Unfortunately, the situation in place prevents the judge from being a judge. The EMA law prevents the Justice from taking into evidence additional clarifying statements from the injured person about the state of their health and cause of the injury, or from considering prior medical records and history. Instead, EMA law specifies that at this point an Expert Medical Advisor (EMA) be called in to make the final decision about the recommended course of treatment for the injured person. Typically, the EMA will only be required to examine the patient once before making his or her final determination on the necessity of the recommended medical procedure. If the EMA confers with the independent medical examiner’s previous assessment, and reports to the court that the procedure is unnecessary, this is the final determination of the client’s worker’s compensation claim. Denial of the claim in its entirety. There are options to appeal this final determination, but they are limited.
So, sometimes it doesn’t matter what the original worker’s compensation doctor advises. It doesn’t matter what evidence the injured person has to support their claim, or to invalidate the opinions of the medical examiners. It doesn’t matter that the judge may be sympathetic to the injured person’s plight, or that the medical examiners are not intimately familiar with the injured person’s case, the injured person’s hands can be tied by the final word issued by the Expert Medical Advisor.
Of course, I understand the argument that this system has been put in place to prevent fraudulent worker’s compensation claims. I understand the argument that it also prevents judges from considering faulty or outdated medical knowledge, or the misinformed medical testimonies of attorneys, as supporting evidence for worker’s compensation claims which may be unjustified. I understand that this law exists so that each person who has been denied in a worker’s comp claim can have their case evaluated by a court-appointed expert. Of course, I believe that each injured person is entitled to have their claim examined by an expert upon its denial, and of course I do not believe that judges should be expected to be experts in both the vast areas of legal and medical knowledge. But, I do believe judges should be allowed to be judges. It simply makes me furious when this existing system allows insurance companies to deny claims in order to pay more attention to their profit margin and effects on their bottom line than the quality of coverage they provide for real-world people, with real-world suffering.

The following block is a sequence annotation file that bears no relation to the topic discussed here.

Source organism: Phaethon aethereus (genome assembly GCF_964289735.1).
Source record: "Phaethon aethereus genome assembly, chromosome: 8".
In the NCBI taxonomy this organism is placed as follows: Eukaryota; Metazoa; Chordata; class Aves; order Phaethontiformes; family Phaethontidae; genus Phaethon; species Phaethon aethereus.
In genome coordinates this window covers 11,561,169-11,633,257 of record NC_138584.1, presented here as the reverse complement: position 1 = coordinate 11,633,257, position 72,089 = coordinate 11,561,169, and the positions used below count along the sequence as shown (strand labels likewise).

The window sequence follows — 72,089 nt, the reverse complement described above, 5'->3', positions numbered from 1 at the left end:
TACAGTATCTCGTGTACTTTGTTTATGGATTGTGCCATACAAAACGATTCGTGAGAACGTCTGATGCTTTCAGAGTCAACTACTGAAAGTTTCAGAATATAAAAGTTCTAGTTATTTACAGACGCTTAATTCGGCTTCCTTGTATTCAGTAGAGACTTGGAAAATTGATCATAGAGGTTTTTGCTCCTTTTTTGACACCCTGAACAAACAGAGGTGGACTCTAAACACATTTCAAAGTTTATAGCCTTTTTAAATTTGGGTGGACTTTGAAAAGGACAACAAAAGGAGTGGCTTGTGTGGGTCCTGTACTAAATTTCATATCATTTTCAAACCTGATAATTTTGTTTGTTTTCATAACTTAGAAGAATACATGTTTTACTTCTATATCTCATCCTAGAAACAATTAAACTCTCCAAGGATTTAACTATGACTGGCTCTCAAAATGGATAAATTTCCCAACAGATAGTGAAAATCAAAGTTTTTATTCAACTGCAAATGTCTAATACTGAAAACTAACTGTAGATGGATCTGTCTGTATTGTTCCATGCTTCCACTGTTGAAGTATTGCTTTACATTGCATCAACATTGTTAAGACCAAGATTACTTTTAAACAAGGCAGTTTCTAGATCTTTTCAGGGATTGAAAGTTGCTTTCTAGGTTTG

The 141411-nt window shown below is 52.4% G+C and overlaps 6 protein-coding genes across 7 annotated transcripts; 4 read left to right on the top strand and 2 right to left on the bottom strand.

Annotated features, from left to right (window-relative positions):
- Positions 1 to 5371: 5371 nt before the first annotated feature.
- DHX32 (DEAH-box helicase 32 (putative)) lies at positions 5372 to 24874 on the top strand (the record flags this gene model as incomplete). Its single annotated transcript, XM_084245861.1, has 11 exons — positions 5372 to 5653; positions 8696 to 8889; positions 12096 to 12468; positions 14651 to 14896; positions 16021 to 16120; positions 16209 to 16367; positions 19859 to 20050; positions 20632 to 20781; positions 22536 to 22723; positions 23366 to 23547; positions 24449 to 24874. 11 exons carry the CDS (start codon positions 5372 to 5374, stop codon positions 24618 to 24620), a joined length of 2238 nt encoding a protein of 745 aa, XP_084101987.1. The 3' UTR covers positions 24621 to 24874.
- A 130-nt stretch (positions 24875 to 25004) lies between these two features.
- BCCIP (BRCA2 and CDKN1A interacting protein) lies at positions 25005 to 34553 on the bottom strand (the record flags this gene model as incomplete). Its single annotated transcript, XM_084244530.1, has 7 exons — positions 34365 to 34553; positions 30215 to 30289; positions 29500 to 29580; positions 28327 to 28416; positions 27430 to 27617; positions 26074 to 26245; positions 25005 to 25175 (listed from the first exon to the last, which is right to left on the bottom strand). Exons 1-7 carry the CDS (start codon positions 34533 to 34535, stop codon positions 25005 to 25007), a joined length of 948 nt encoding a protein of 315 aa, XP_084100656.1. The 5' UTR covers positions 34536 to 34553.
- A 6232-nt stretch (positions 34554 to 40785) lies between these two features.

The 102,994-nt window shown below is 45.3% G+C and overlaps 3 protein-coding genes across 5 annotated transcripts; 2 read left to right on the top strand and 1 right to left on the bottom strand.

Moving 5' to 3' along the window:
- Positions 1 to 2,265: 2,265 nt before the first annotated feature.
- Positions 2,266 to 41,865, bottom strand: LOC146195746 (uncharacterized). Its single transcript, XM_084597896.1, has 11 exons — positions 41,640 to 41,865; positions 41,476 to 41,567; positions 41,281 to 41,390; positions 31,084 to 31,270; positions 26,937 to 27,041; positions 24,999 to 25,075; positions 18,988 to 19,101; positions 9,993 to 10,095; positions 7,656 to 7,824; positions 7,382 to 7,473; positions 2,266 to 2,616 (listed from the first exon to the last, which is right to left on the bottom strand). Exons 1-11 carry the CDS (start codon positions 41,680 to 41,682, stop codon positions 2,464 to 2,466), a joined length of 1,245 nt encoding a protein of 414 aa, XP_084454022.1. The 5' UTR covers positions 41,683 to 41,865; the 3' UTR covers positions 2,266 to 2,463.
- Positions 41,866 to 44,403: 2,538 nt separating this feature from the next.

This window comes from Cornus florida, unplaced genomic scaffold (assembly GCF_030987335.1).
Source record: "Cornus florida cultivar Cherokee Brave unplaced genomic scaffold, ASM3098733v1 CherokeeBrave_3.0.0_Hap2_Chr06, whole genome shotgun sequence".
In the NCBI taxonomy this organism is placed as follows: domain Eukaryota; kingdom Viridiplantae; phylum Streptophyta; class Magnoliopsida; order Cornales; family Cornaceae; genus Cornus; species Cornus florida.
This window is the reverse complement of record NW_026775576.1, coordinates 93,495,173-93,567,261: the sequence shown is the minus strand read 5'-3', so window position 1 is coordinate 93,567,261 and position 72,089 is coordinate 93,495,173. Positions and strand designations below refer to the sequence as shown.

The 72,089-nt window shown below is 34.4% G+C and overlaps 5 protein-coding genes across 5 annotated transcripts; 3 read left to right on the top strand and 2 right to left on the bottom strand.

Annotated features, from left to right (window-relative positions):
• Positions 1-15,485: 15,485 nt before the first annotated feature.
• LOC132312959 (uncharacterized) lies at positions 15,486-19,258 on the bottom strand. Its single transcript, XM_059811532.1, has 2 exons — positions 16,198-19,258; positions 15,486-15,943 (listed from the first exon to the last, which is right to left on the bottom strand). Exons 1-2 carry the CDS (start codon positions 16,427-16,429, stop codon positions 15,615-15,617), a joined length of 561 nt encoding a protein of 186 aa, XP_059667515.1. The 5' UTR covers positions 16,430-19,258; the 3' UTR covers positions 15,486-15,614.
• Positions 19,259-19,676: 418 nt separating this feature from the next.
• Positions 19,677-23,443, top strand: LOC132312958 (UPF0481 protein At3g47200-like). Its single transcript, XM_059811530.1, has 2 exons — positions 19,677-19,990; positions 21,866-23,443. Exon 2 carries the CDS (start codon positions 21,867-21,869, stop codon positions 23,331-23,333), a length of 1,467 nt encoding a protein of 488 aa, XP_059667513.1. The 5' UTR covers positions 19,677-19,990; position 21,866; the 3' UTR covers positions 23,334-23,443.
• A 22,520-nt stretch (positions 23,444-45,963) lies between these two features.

Florida legislators should have their attention called to this situation. It is a legislative injustice to disallow the judicial system from providing recompense to injured people based on arbitrary or under-informed so-called “experts.” Maybe it’s because I have a heart which is sensitive to the struggles of the underdog, maybe it’s because I am afraid anytime I see people swallowed by cracks in a system which is intended to protect them, or maybe it’s because I simply can’t stand to see injustice occur to the citizens of my home state. Whatever the reason for my personal frustration, I am reminded of the eternal truth in the immortal words of Dr. Martin Luther King, Jr.: “Injustice anywhere is a threat to justice everywhere.”